Friday, August 5, 2016

Garden peas

This year, we've been growing peas. I love growing things, I always have. Gardening, canning, and otherwise preserving food is something I've always enjoyed, and living in Alaska made it seem like more of a necessity in my life than just a pleasant hobby. (If you lived there, you'd understand. The state has a precarious food supply at the best of times.)
Here, I'm amazed by the abundance of foods we can grow. Not just the number and variety, but also the fact that there are multiple seasons in which to grow. In Alaska gardeners spend the entire beginning of the year in anticipation. Waiting, planning, scrapping the plan for a new one, and more waiting. Finally, sometime in May, the trees leaf out and you go. Everything into the garden, all at once, go go go! Grow, little seedlings, grow! A few weeks later you're thinking, "Um, what am I supposed to do with all of this rhubarb and zucchini?"
Today, in August, I pulled out our pea plants and re-seeded. Incredible. The spring planting had developed a white mildew, so I harvested what I could and then yanked the plants out so that I can plant the fall crop. Multiple gardening seasons. I'm still in awe.
Over the course of the summer we harvested roughly a gallon of shelling peas, after being shelled, plus more sugar snaps and snow peas than we could eat. Seriously, I took quite a few to the neighbor who shares her fruit with us. Gardeners are nothing if not generous.
Peas, Grommet! Roughly a pint of them.
The peas haven't just been about getting food, however, they've been a learning tool. The Munchkin helped me plant, helped me tend, and then helped me harvest. All right, so the planting lost her interest quickly, the tending was mostly fun because she got to play with the hose, and harvesting mostly meant that I handed her peas to munch on while I picked them. Still, it's been an activity we've both enjoyed, and I will continue sharing this with her as she grows. As someone once said, why would I explain miracles to her when I could just grow a garden and show her instead?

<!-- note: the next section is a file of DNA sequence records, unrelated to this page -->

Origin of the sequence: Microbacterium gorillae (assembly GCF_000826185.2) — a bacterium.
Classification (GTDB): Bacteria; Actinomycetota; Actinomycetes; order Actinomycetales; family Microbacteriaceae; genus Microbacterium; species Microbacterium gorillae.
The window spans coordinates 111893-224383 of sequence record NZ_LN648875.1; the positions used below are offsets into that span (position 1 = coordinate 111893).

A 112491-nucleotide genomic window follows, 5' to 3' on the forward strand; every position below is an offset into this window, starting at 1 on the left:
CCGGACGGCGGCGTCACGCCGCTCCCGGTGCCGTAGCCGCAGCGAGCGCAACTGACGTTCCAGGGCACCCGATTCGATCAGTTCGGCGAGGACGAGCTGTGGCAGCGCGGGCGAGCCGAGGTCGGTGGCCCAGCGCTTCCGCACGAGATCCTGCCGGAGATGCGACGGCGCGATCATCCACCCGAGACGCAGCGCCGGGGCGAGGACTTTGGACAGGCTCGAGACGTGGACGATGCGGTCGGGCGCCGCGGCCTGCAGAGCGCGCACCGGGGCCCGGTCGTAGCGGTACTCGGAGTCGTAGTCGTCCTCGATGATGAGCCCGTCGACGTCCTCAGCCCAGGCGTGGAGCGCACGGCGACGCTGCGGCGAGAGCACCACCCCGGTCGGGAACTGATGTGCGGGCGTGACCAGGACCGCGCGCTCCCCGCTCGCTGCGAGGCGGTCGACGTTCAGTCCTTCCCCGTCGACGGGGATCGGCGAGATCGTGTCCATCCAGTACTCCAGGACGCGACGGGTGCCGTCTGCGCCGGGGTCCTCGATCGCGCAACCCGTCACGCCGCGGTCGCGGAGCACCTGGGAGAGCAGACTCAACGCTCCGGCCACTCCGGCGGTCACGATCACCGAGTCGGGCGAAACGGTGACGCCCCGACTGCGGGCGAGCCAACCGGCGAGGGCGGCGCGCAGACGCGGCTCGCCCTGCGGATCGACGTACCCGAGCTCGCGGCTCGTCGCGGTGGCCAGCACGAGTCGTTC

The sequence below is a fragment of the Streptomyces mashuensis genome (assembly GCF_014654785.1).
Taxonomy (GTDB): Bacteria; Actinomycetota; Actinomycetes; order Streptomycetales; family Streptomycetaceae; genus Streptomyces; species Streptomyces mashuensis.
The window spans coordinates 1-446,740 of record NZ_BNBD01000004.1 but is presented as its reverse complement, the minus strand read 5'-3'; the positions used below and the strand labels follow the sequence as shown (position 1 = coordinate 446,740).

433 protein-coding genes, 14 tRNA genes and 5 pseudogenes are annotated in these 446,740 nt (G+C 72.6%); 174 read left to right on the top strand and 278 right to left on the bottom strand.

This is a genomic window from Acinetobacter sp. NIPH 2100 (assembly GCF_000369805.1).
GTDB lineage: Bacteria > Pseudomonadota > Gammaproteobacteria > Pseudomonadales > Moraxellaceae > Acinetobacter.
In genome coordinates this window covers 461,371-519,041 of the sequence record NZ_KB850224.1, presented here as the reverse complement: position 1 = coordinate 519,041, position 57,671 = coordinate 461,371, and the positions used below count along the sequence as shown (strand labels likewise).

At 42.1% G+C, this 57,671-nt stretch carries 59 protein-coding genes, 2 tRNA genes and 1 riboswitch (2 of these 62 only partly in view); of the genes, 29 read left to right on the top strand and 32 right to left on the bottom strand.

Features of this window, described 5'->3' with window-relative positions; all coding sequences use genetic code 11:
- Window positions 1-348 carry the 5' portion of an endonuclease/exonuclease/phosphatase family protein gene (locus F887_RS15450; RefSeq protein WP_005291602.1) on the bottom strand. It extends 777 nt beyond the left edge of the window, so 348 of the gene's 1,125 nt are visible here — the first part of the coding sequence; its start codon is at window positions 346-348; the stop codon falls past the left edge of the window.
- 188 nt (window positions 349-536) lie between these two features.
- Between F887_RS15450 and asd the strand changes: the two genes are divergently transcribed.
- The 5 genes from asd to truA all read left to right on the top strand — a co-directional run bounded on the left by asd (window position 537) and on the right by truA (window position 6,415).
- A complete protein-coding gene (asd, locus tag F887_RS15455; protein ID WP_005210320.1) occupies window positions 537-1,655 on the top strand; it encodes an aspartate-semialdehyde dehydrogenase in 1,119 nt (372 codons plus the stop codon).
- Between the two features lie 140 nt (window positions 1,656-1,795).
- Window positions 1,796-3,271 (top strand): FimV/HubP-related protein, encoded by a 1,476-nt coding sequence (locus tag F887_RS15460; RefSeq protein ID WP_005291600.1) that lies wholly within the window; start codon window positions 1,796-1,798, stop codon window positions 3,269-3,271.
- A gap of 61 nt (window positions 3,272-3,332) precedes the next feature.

It was while I was picking peas a few weeks ago that I thought about all of the unrest our country has experienced lately. Overt racism has taken center stage, and it's ugly. It's a very ugly thing. I mourn the lost lives and the hatred behind these acts while not really knowing what I can do to stop it other than to be kinder, and to try to raise my child to be caring and empathetic. How many of us have looked at our children hoping that their generation doesn't have to experience this? I know I have. Yet, it feels like I'm doing so little. I have to remind myself that it's not a little thing, to raise a child who is caring. Clearly, there are a lot of people who fail at it.
After yet another shooting, weeks ago, I had a conversation with my friend Claudia. She's a cyclist, one of my mommy biking friends. She's also black.* However, her son has a white dad. Her son's hair is black, but straight. His skin is light. He doesn't, as she said, present as a black man. Already, by the age of ten, he's noticing that people treat him differently when he's with his white father than if he's with his black mother. We were talking about how important it is to discuss these issues with our kids, while at the same time wanting to shield them from the worst aspects. Obviously, by ten, her son understands that black men are being killed for, essentially, being black men in public. But she also knows that his experience of race and identity, even with a black mom, are going to be different than that of other black men. How to navigate such a large issue, one that is so important and yet so fraught with hard truths about people? It was a heavy, important, wonderful conversation.